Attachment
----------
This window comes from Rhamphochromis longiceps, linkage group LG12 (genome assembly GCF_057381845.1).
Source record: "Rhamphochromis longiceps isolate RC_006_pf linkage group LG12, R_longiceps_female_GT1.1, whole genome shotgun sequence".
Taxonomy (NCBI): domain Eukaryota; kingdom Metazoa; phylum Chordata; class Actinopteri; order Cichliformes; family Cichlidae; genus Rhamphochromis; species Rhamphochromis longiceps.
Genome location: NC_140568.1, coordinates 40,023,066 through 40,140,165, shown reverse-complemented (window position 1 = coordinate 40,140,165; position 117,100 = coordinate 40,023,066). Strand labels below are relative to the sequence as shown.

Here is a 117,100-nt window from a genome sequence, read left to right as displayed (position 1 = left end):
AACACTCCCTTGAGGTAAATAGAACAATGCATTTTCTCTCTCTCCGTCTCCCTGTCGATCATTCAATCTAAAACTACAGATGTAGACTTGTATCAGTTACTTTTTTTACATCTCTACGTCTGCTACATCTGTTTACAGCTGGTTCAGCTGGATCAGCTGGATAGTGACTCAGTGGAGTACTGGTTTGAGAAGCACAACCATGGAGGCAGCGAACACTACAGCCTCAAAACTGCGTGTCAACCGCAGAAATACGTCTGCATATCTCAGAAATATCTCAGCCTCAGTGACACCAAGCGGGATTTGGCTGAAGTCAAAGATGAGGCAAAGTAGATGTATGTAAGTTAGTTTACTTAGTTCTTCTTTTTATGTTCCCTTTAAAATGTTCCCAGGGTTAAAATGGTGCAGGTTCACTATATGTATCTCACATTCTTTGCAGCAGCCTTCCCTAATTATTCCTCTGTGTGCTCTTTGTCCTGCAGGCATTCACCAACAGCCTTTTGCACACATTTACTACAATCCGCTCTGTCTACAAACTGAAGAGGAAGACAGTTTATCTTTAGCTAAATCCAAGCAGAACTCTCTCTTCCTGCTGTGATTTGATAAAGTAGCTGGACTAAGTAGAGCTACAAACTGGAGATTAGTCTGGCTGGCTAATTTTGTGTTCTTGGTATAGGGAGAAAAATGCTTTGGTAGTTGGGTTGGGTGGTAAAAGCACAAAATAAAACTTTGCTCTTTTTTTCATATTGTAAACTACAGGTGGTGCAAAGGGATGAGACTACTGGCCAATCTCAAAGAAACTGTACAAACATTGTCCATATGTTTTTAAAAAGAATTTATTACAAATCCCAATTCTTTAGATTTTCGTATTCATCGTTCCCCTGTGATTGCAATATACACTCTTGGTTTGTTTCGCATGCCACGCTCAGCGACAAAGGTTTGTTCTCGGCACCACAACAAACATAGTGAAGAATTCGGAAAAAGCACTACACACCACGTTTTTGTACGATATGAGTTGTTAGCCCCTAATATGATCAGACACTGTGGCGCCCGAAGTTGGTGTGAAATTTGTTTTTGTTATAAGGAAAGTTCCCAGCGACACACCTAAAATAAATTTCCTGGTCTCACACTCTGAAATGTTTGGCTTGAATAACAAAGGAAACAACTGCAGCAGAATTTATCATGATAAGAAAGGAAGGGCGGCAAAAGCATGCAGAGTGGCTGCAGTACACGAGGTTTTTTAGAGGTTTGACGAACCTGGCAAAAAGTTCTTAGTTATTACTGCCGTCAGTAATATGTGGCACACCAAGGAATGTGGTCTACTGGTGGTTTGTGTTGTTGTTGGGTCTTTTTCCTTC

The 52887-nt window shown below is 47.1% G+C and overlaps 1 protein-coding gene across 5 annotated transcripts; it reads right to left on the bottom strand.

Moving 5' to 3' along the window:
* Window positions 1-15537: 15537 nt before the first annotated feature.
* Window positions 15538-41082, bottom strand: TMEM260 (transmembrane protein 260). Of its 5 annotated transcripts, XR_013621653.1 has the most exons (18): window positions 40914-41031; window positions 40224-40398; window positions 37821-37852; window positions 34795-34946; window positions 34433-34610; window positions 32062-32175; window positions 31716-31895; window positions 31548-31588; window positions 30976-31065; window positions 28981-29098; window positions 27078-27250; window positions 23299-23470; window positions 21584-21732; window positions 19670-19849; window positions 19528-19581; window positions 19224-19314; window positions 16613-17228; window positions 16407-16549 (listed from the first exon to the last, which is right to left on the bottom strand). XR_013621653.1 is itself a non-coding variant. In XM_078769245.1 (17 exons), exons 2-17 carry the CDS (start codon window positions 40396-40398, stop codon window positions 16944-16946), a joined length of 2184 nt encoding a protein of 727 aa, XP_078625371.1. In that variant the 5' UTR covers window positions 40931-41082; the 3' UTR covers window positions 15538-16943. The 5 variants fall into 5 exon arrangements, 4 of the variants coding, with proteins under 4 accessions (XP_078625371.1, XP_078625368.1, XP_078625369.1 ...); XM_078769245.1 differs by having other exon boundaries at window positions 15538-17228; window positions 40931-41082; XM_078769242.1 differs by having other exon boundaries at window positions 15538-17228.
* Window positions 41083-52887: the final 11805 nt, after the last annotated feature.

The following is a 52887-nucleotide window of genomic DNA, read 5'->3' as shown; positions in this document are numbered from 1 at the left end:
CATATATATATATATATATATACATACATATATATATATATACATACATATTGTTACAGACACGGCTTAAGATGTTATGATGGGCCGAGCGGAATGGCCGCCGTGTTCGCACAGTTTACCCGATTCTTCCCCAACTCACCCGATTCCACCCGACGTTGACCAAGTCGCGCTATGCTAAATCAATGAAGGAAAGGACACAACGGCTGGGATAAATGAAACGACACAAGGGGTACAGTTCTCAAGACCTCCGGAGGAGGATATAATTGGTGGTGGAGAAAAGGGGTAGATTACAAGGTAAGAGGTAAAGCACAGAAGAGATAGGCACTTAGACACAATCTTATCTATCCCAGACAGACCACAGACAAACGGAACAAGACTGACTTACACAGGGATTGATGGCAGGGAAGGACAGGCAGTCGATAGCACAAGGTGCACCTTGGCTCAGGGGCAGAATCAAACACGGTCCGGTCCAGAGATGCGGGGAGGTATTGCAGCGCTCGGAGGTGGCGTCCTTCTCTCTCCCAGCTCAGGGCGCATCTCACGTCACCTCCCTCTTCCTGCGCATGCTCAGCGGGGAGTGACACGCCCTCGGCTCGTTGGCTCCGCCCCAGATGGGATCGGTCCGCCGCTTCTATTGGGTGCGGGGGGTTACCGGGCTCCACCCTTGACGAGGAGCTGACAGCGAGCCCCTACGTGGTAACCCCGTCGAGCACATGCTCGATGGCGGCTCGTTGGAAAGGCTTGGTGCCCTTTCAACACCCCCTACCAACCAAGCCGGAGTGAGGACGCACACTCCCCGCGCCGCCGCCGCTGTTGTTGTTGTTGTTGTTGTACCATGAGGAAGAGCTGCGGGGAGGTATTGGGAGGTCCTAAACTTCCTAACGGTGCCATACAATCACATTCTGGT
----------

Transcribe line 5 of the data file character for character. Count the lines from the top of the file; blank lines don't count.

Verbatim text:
Here is a 117,100-nt window from a genome sequence, read left to right as displayed (position 1 = left end):